• The elimination of the locomotive in favor of having DC-powered traction motors placed at each axle. This greatly improved acceleration, distributed the weight, and created new failure domains in case of catastrophic breakdowns.
  • The track segments were made longer and out of higher grade materials, which damped most of the rail vibration.
  • All vehicles were required to go under the train, which eliminated rail crossings. Due to the high speed, a human operator would have no chance of reacting quickly enough at a traditional rail crossing.
  • The deployment of automatic train controls, including seismic monitors that would force the emergency breaks in the event of an earthquake (common in Japan) and central control from the Tokyo station.

I like this approach. Considering the critical success factor is being able to “move a lot of passengers with speedy and frequent service”, it makes sense to start with what you know. Passenger safety was a non-trivial design element, and so the engineering team went to review the existing train models and see what could be improved.

The view isn’t half bad, either!

Very few others were all that thrilled with the direction of this design, however. The project ran over budget – as most all projects do – and spiked into the 380 billion Yen range, which was about double the estimate. In the end, both Shinji Sogō and Hideo Shima resigned before the Shinkansen was even finished.

Sometimes a good idea is just a beyond what others can grok. It takes a tremendous amount of energy to put up a good fight and hold the line on your ideas, and after many years of being told your project is the “height of madness”, I’m sure you’d get frustrated, too.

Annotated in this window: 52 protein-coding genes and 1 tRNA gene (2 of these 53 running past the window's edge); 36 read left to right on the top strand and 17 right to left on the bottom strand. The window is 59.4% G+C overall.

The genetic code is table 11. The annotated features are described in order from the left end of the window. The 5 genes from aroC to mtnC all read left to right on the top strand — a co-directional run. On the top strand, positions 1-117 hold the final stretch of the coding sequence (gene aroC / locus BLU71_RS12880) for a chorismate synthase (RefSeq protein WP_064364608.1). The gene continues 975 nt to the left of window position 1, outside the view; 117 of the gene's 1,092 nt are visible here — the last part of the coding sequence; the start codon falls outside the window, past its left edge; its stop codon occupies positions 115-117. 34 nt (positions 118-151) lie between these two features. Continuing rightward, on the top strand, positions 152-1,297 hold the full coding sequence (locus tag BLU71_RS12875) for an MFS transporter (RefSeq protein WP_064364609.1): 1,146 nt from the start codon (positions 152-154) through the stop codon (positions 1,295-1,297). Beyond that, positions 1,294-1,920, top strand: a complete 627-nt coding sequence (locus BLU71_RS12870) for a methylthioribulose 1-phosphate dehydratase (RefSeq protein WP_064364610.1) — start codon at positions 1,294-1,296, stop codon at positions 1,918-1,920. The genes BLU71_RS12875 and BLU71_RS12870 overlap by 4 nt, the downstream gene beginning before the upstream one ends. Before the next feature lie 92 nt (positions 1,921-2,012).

The Shinkansen Opens

After nearly 10 years of work, the Shinkansen opened in the Fall of 1964. Passengers remarked that cars on the interstate looked “like they were standing still” in comparison. Inner city air routes were being threatened by a train, which had to cause a few facepalms at the time. At this point, pretty much everyone who thought this was an insane project had to eat a few slices of humble pie.

In three years of service, the Shinkansen had carried more than 100 million passengers. “An executive in Tokyo could get on the train in the morning, hold meetings in Osaka, and then be home in time for dinner.” And there’s the rub – it made life better for the customers, the passengers who just wanted to get from A to B in a reasonable amount of time with minimal frustration.

Doctor Yellow keeps the tracks healthy.

I also found reference to seeing a train called the “Yellow Doctor” and “Doctor Yellow” scouting along the railway to assess the state of the track (and overhead lines) using on-board equipment to monitor and track state. This goes to show that observability is important for all projects, and that diagnostics and metrics are important to gather for overall service health.


Sometimes, as much as we technologists love to complicate things and use the latest shiny tools in the tool belt, it’s still critical to focus on the purpose of the design and who is impacted.

  • Align to customer needs and build something that drives a positive outcome.
  • Simplify the solution by removing assumptions and risks. (such as technical debt)
  • Deliver a seamless experience to those looking to consume a service.

And, if you ever have a need to get between any of the cities serviced by the Shinkansen lines, I definitely recommend taking the trip!